Art, you are correct that the 1977-78 the Pontiac (T/A 6.6) 400 was available with auto or manual trans but required the W72 option. This engine had 200hp in 1977 and 220hp in 1978-79, and these should have the T/A 6.6 decal on the scoop. The base 400 (180hp) and all Olds 403 (automatic only) should be marked 6.6 LITRE but I’ve seen so many rebranded with the improper decals. However, in 1979 the Pontiac 400 (T/A 6.6) W72 engine was available only with the 4 speed. For those who don’t know it’s easy to tell the difference between 1977 to 1979’s, the Olds engines have the oil filler neck at the front of the engine as this one does as seen in the 2nd photo, right next to the alternator. Hope this helps anybody looking into buying one of these.

  6. Hans

    The 403 olds was a good reliable engine but it really needed another 100 hp. to move these 4,000 lb. cars.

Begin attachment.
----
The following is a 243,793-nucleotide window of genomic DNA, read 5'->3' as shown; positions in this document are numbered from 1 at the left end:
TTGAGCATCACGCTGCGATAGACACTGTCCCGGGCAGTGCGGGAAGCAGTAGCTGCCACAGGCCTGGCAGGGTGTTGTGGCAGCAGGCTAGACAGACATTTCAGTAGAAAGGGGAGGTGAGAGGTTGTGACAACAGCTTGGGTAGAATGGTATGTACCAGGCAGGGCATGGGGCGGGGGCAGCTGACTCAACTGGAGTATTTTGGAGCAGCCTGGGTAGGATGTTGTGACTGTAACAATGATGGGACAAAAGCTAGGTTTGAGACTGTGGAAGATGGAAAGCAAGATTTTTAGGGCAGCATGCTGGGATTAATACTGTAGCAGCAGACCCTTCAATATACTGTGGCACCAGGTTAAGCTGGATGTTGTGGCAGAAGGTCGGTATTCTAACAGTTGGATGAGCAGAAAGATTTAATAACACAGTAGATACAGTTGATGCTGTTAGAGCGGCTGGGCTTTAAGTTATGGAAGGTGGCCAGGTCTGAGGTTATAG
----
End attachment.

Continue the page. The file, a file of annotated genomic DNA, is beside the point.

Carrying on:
7. randy

    Wow, someone else actually calls it an “engine”!

    • Tundra/BMW Guy

      I know!!!!!!!!! I thought I was the only one who always thinks engine = internal combustion (of some type) motor = externally sourced power. Seems like almost everyone call an engine a motor?!?!?!?! Never have understood it.
      Electric cars have motors
      Standard cars have engines
      Hybrid cars have a combination of the two
      (I am sure someone will bust my chops about my commoner break down)

    • St.Ramone de V8

      Great! I explained to my kids years ago that engines use fuel, and motors use energy (electricity, vacuum, etc). So, calling a car’s engine a “motor” was kind of wrong. I never should have done this. Like everyone else, I sometimes say “motor” , and when I do my kids are all over me.

  8. Paul R

    The 403 olds engine made decent torque, and with 3.73 gears they were reasonably quick for the era of smog cars.
    I worked in a speed shop in the early 80’s and you would not believe how many T/A owners had no clue that some had an Olds engine under the hood, until they wanted performance parts.

  9. piper62j

    Nice car and IMHO and well worth the price.. Dive in and go..